Working on backend compiler - I want to compile a ...
# kontributors
m
Working on backend compiler - I want to compile a project, but not have to wait for the frontend each time. Can I dump a tree after frontend or after psi2ir and on each run load it from disk and continue from there?
d
No, currently this is not possible. But what is your usecase? If something was changed in project code then you anyway need to run frontend on changed files. And if nothing was changed then incremental compilation will understand that and won't run compiler at all, just reuses binaries from previous compilation
m
I mean, I want to test the compiler itself, i.e. run (and e.g. profile) the lowering phases.
d
Got it. You can only run profiler for whole compilation
m
So there is a built-in profiler? But I want to use external jvm profiler anyway. But even just for debugging etc. it would be nice to skip the 20-second or something frontend part and jump right in. I'm free to modify the entrypoint of the compiler ofc, just looking for a function like `loadIrFromFile`or something.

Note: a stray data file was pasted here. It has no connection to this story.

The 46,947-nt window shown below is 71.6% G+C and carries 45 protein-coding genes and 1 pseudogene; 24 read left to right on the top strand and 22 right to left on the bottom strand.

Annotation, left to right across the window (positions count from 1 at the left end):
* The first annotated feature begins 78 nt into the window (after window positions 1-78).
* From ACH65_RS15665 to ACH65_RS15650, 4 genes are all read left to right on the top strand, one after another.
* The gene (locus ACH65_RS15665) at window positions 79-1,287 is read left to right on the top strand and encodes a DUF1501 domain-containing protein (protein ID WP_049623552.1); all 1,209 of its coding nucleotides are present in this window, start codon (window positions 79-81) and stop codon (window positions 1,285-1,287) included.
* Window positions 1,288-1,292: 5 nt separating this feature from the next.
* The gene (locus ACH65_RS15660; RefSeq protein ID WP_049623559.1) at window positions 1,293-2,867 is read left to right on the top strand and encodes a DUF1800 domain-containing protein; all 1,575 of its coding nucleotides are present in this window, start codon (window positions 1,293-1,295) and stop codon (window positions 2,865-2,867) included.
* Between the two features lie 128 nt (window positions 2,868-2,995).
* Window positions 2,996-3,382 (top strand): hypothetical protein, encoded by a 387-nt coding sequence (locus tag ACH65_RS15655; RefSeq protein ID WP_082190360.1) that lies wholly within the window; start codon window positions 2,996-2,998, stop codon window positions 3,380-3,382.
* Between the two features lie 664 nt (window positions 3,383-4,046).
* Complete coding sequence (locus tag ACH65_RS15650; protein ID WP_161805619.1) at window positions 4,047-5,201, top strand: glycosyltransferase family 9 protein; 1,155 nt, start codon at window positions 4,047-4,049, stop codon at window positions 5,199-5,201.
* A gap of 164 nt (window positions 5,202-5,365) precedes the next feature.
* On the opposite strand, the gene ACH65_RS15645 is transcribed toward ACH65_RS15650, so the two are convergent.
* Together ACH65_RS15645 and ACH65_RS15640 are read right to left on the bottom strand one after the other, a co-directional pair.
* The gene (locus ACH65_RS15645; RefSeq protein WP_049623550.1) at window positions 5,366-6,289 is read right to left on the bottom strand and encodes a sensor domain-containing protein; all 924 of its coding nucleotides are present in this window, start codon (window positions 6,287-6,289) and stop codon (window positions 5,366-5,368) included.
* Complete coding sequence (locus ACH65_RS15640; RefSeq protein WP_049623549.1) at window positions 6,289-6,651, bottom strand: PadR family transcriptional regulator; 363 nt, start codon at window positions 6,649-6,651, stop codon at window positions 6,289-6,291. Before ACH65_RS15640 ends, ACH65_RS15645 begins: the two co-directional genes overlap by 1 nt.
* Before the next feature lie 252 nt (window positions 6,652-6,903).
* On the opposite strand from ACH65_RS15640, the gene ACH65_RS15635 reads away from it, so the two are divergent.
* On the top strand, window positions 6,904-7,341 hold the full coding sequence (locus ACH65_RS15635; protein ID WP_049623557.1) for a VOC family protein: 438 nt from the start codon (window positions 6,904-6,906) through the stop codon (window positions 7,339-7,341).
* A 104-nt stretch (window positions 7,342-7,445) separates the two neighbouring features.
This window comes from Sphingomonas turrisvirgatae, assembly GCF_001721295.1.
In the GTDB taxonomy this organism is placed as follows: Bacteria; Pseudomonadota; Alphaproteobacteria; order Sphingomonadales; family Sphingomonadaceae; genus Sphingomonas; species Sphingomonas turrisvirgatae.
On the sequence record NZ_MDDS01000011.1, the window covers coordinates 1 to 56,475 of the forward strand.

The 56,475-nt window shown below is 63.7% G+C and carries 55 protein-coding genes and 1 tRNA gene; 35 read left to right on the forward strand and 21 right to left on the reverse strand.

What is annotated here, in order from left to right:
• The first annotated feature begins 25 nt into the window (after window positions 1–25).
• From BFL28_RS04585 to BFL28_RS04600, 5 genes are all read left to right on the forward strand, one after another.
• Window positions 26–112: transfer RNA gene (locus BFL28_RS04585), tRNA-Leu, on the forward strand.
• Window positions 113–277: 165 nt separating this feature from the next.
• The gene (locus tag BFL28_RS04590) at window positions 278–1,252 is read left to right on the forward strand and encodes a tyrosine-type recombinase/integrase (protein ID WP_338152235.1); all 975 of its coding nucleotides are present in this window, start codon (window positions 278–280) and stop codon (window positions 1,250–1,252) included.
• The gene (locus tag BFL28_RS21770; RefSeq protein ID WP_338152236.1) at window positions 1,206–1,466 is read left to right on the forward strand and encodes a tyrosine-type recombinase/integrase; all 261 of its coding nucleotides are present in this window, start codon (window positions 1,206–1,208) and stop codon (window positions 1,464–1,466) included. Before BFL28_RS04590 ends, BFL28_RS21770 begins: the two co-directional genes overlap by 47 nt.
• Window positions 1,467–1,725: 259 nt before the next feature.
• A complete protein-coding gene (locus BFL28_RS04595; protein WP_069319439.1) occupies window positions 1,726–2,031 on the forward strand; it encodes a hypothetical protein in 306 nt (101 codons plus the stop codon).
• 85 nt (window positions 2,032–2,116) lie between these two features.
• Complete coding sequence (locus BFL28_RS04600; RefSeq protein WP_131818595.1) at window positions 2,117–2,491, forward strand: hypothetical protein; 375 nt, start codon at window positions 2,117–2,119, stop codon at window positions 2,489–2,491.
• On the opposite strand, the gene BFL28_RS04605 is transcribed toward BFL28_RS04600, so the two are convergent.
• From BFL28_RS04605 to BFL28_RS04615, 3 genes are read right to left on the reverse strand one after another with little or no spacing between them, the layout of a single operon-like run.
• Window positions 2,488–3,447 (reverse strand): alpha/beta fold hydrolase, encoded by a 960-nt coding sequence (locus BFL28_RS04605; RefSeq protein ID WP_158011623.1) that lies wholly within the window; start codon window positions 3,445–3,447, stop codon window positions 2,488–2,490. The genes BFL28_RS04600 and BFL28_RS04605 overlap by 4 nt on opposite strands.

d
So there is a built-in profiler?
Not, there isn't. We usually use external async profiler
ust looking for a function like 
loadIrFromFile
or something
AFAIK saving IR to file (klib) is fully supported only for JS/IR backend. Native has some support for (idk how full is it) and JVM/IR can't do it at all
nice to skip the 20-second
Can understand your pain (sometimes I face with it by myself). The easiest way to reduce this time is just to run compiler not on whole project but on some smaller module
m
AFAIK saving IR to file (klib) is fully supported only for JS/IR backend
Ok, so for JS the klib is the way to go?
compiler not on whole project but on some smaller module
The problem is I want to test on the bigger ones too.. Btw. all unit tests also work this way - run through frontend and then go to backend? Or are there any direct backend IR tests?
d
Ok, so for JS the klib is the way to go?
Maybe. It's better to ask someone from JS team (cc @bashor)
Btw. all unit tests also work this way - run through frontend and then go to backend?
Yep. All tests run
frontend
->
converter
->
backend
pipeline
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b
Yeah, using klib should be the simplest way for that.